I’ve been tasked with creating 10 mugs and have managed to produce a single worthy piece. I most likely could have skated by with the 3 I trashed, but I’d like to produce 10 great mugs. That’s 10 less Christmas gifts I have to purchase. I’ve been throwing so far, but I’m going to attempt a few hand built forms. If they don’t go my way then I’ll get back on the wheel. I’m interested in making a variety of designs for different purposes. I’d like to create bottom heavy and narrow opening mugs for travel. I also want to explore making decorative mugs with a narrow foot. I figure that those will be my extremes and I’ll try to bridge the gap with hybrids. The 1st I’m satisfied with is a mean.
I’m fairly satisfied with my progress this week. I’m glad this current project assignment has afforded me the wiggle room to make teapots. I’ve watched many video tutorials on creating the components needed to assemble a functional teapot. I’ve learned that galleries become more difficult to create as the height and width of the vessel becomes larger. Taller and wider means more fragile and less stable. So, I’ve managed a small, Japanese style, teapot. I need to throw 4 small and simple tea cups to complete the set, and I’m confident that it will be a successful build. The pot has all the aesthetics needed for a table piece. If I can produce at least 4 small cups to compliment the pot, I’ll be very satisfied with my first attempt.
This week has been both challenging and rewarding. My challenge is to throw and assemble 10 chalices, or goblets if you like. I’ve only managed 3 thus far, however they are yet to be assembled. I’ve decided to postpone making more until after I’ve assembled these 3, as I’m sure I will fuck something up and learn from such mistakes. The rewarding part of week 4, apart from Brian’s amazing and stimulating instruction, stems from the joy I’m given by making gifts for my friends. One is for the mother of my childhood friend. She reached out to me wanting a yarn bowl. She told me she could buy one from a local craft shop, but, after seeing my work, insisted that she wanted one from me. Also, I’m proud to have made gifts for my friends departing for their home countries in the very near future. 2 of which are forms I’m familiar with, bowl and mug. The third is a form I’ve never attempted which is a mate. As in, Yerba mate. A very small vessel for drinking intermittent amounts of Yerba is a very challenging form for gorilla hands. I’d like to believe that I managed well. I’ll report their reactions next week.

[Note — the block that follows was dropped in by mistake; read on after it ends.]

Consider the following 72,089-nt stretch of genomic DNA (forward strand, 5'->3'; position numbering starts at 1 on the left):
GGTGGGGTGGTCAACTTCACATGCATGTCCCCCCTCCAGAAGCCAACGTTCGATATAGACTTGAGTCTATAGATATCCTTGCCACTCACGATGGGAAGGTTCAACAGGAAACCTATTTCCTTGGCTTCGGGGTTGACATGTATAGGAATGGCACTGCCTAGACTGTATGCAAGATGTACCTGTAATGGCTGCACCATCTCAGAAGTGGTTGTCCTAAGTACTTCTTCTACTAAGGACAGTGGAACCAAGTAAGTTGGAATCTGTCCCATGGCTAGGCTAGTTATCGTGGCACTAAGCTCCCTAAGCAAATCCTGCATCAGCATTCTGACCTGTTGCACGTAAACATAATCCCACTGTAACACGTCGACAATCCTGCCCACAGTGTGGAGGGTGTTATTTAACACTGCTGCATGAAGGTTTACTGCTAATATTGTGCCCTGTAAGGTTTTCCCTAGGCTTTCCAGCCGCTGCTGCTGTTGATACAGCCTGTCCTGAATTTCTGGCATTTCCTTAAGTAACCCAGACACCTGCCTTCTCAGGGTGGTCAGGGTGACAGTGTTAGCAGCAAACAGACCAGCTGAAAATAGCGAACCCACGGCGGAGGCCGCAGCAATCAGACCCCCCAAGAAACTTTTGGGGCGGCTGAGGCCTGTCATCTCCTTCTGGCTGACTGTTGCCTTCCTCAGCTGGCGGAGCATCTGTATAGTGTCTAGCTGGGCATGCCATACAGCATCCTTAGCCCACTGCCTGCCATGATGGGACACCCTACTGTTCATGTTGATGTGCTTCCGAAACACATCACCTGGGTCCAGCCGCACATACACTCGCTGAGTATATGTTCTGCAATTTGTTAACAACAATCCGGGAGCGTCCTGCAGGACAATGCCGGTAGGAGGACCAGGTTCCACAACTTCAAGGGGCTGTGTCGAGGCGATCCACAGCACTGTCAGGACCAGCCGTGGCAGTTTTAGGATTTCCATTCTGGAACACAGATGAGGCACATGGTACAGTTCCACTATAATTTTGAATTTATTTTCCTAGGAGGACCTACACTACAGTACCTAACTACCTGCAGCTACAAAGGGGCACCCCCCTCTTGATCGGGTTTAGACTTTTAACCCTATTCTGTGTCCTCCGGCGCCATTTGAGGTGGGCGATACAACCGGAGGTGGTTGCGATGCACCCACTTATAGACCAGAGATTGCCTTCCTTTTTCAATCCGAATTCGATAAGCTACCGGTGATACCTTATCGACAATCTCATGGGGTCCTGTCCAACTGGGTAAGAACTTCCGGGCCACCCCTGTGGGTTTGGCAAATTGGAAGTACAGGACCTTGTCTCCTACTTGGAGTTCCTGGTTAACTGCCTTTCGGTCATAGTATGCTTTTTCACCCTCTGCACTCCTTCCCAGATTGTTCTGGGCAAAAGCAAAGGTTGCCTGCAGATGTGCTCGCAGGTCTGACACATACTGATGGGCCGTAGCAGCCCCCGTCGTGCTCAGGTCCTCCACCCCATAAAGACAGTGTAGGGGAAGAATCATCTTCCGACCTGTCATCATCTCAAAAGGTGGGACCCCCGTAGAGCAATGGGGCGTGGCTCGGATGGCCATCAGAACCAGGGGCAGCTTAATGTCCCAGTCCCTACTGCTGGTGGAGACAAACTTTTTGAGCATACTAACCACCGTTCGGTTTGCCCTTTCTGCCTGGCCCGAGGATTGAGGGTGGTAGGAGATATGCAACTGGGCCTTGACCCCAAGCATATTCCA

I’m satisfied with my progress this week. I managed to create 10 unique mugs. There is a great variety in size and shape displayed in the collection. I’m worried the teacup may have too thin a handle to withstand glaze firing, but we’ll see. I’m very satisfied with the largest mug. It has already received offers from those who drink far too much coffee. I’ve learned that I need to pay more attention to the size relationship between mug and handle. Also, I need to better gauge the area within the handle needed for fingers. I have very large hands and I’d do better to remember that the average person does not. Furthermore, I need to leave myself a thicker clay body at the bottom end of my handles. A few of them became very thin at the base connection. Otherwise, I think I’m looking at a promising batch of vessels made for hot beverages.
I’ve managed to create 3 more completed forms that are currently in the green state. I feel that my handle connection sites are gaining a smooth transition from handle to pot. I plan on attaching a few handles without a smooth transition and allow for a more separated appearance the form. I’d also like to make a large shallow mug that could be used for soups or cereal, possible even with 2 handles. I recognize that I need to pay closer attention the the foot width as one of my mugs may end up being a bit top heavy probably needed a wider base for stability. Overall I think I’m off to a good start and I’m excited to have 10 new mugs.